New ADCS president vows to re-establish the role of local authorities in children’s services

The coalition’s Education Bill is in danger of disregarding local authorities’ contribution to school improvement while its health reforms risk overlooking children altogether, the new president of the Association of Directors of Children’s Services (ADCS) has warned.

In an interview with CYP Now, Matt Dunkley said that a major part of his role this year will be working with the government to establish a distinct and clear function for local authorities in relation to children’s services.

He argued that reforms could damage councils’ ability to support schools. “There is a danger that the good work that goes on in local authorities around school improvement is overlooked through omissions in the Education Bill,” he said. “We’re actively engaged with the Department for Education to make sure that does not happen. It recognises we’ve got a role to play – I just think there’s a gap in the bill and we’re asking the government to join up the dots.”

Protection improvements

On the government’s health reforms, Dunkley is similarly determined to voice fellow directors’ reservations.

“There are concerns about how ideas in the special educational needs green paper will involve health, there are concerns about how statutory safeguarding roles are commissioned and who commissions them and about how the commissioning of children’s community health services will work at local level,” he said.

“Children have always been the Cinderella of the health service. Although that has improved, there is a danger that children will fall through the cracks under the new arrangements.”

Dunkley is hopeful that the Munro review into child protection will help improve matters for embattled social work teams by allowing professionals to “operate in an environment where they are not suffocated by an accountability framework”.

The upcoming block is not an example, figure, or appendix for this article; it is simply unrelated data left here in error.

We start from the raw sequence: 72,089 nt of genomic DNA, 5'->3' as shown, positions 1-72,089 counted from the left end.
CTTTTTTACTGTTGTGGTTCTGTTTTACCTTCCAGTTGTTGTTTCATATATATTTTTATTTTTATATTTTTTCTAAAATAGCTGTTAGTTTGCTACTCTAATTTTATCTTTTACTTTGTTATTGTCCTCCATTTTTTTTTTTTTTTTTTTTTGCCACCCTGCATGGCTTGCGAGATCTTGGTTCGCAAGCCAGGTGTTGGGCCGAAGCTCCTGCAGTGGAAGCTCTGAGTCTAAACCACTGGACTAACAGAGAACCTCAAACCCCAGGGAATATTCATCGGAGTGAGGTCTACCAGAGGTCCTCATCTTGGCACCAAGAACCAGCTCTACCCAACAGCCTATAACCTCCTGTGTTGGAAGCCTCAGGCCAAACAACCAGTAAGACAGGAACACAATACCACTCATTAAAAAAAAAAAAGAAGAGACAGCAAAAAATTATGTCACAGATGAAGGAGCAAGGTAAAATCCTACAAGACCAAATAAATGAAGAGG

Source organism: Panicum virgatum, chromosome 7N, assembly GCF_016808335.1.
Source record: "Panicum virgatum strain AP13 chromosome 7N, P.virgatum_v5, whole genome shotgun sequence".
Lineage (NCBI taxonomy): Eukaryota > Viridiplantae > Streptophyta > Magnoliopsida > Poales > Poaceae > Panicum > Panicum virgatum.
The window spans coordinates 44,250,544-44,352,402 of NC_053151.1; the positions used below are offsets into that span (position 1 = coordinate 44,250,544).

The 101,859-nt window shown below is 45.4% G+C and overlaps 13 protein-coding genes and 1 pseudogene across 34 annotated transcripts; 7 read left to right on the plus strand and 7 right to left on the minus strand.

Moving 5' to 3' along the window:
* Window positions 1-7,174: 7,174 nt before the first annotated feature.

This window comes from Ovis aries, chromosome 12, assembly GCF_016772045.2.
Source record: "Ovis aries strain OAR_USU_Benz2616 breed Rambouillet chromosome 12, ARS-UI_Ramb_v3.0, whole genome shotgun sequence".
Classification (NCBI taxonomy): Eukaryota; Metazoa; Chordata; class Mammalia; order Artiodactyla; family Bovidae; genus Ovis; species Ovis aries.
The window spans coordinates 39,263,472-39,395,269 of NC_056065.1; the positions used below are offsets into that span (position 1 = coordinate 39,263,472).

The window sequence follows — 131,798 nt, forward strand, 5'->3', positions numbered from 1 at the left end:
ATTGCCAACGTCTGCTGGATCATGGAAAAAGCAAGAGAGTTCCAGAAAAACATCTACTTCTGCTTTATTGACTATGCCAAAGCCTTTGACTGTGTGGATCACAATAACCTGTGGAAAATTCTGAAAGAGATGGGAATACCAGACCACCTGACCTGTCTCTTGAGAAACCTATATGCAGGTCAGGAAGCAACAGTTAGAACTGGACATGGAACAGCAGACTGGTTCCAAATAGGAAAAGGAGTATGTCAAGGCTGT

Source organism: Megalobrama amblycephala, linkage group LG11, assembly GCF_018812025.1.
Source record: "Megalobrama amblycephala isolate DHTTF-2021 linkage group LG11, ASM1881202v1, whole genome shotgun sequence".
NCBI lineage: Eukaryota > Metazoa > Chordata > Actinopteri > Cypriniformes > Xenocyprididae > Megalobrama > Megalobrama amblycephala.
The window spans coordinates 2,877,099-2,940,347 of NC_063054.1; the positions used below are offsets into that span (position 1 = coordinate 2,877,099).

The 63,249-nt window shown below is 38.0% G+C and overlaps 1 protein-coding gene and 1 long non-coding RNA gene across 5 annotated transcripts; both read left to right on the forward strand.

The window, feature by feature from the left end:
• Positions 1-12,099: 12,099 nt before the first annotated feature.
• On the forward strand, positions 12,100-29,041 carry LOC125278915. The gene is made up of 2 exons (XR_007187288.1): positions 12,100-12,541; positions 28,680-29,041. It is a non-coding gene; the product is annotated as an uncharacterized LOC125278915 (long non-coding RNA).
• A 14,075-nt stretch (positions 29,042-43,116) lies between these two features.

The big challenge, he admitted, will be to align Munro’s reforms with a new style of improvement support for children’s services, saying one of ADCS’s main aims this year will be to develop and implement a rigorous model for sector-led improvement.

Dunkley said that while the current pace of change is almost “bewildering”, he plans to tackle both local and national challenges head-on. “All I hope is that I have some control over what defines my presidency,” he said. “The fear that we all have is that something happens that defines you from the outside. I hope that my presidency is defined by being able to provide an authentic and authoritative voice for the children’s services profession.”

He said council reorganisations of children’s services departments must pass certain tests and not be purely driven by cost.

Underused resource

Above all, Dunkley insisted his presidency will be about championing local authority children’s services, “to make sure the interests of children and young people are heard loudly and coherently and that they’re not in any way downgraded”.

“I’d like to develop the relationship with the government and I’d like to have a sense of partnership and joint endeavour with them about how their aspirations for children and young people can be delivered, drawing on the professional expertise that we have,” he said.

“I feel we’ve been a slightly underused resource until now and I’m hoping we can change that.”

Dunkley took over the one-year presidency from Marion Davis on 1 April.